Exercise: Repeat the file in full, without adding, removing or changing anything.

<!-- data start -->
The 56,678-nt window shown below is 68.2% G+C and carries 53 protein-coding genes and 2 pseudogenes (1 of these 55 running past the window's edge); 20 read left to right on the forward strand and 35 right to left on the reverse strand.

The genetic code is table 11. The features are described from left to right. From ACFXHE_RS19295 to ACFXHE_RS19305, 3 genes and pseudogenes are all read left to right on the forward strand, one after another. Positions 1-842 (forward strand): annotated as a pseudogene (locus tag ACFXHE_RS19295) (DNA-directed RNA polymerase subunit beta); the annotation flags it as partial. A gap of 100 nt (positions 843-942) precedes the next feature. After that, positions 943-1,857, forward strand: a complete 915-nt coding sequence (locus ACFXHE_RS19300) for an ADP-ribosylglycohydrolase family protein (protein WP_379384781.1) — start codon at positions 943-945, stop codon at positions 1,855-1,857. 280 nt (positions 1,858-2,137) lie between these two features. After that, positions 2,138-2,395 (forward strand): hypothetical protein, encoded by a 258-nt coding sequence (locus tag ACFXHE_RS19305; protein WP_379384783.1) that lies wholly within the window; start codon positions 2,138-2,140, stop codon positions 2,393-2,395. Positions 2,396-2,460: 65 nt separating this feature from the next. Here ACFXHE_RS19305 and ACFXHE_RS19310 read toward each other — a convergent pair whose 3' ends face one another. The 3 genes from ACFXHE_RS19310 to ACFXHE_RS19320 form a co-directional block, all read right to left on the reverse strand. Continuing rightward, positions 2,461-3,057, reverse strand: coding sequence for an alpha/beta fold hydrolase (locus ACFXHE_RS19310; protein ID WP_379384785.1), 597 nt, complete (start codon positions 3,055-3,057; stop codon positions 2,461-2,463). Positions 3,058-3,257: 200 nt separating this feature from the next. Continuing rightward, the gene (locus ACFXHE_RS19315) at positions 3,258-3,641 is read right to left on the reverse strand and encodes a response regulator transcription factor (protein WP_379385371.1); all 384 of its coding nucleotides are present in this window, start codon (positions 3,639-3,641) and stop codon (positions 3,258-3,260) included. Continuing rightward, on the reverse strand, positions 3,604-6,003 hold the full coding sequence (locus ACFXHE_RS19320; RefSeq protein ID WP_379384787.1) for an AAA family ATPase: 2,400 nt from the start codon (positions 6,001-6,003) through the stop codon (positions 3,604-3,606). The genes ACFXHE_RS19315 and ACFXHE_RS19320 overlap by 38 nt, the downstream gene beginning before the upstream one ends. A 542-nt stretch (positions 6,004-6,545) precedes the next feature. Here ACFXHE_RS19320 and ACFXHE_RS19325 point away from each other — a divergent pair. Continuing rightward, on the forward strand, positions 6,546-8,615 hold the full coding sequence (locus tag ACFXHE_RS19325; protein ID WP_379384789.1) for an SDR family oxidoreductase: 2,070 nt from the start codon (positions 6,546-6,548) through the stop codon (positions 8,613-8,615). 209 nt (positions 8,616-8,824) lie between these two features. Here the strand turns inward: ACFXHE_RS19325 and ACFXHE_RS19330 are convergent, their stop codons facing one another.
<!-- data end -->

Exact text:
The 56,678-nt window shown below is 68.2% G+C and carries 53 protein-coding genes and 2 pseudogenes (1 of these 55 running past the window's edge); 20 read left to right on the forward strand and 35 right to left on the reverse strand.

The genetic code is table 11. The features are described from left to right. From ACFXHE_RS19295 to ACFXHE_RS19305, 3 genes and pseudogenes are all read left to right on the forward strand, one after another. Positions 1-842 (forward strand): annotated as a pseudogene (locus tag ACFXHE_RS19295) (DNA-directed RNA polymerase subunit beta); the annotation flags it as partial. A gap of 100 nt (positions 843-942) precedes the next feature. After that, positions 943-1,857, forward strand: a complete 915-nt coding sequence (locus ACFXHE_RS19300) for an ADP-ribosylglycohydrolase family protein (protein WP_379384781.1) — start codon at positions 943-945, stop codon at positions 1,855-1,857. 280 nt (positions 1,858-2,137) lie between these two features. After that, positions 2,138-2,395 (forward strand): hypothetical protein, encoded by a 258-nt coding sequence (locus tag ACFXHE_RS19305; protein WP_379384783.1) that lies wholly within the window; start codon positions 2,138-2,140, stop codon positions 2,393-2,395. Positions 2,396-2,460: 65 nt separating this feature from the next. Here ACFXHE_RS19305 and ACFXHE_RS19310 read toward each other — a convergent pair whose 3' ends face one another. The 3 genes from ACFXHE_RS19310 to ACFXHE_RS19320 form a co-directional block, all read right to left on the reverse strand. Continuing rightward, positions 2,461-3,057, reverse strand: coding sequence for an alpha/beta fold hydrolase (locus ACFXHE_RS19310; protein ID WP_379384785.1), 597 nt, complete (start codon positions 3,055-3,057; stop codon positions 2,461-2,463). Positions 3,058-3,257: 200 nt separating this feature from the next. Continuing rightward, the gene (locus ACFXHE_RS19315) at positions 3,258-3,641 is read right to left on the reverse strand and encodes a response regulator transcription factor (protein WP_379385371.1); all 384 of its coding nucleotides are present in this window, start codon (positions 3,639-3,641) and stop codon (positions 3,258-3,260) included. Continuing rightward, on the reverse strand, positions 3,604-6,003 hold the full coding sequence (locus ACFXHE_RS19320; RefSeq protein ID WP_379384787.1) for an AAA family ATPase: 2,400 nt from the start codon (positions 6,001-6,003) through the stop codon (positions 3,604-3,606). The genes ACFXHE_RS19315 and ACFXHE_RS19320 overlap by 38 nt, the downstream gene beginning before the upstream one ends. A 542-nt stretch (positions 6,004-6,545) precedes the next feature. Here ACFXHE_RS19320 and ACFXHE_RS19325 point away from each other — a divergent pair. Continuing rightward, on the forward strand, positions 6,546-8,615 hold the full coding sequence (locus tag ACFXHE_RS19325; protein ID WP_379384789.1) for an SDR family oxidoreductase: 2,070 nt from the start codon (positions 6,546-6,548) through the stop codon (positions 8,613-8,615). 209 nt (positions 8,616-8,824) lie between these two features. Here the strand turns inward: ACFXHE_RS19325 and ACFXHE_RS19330 are convergent, their stop codons facing one another.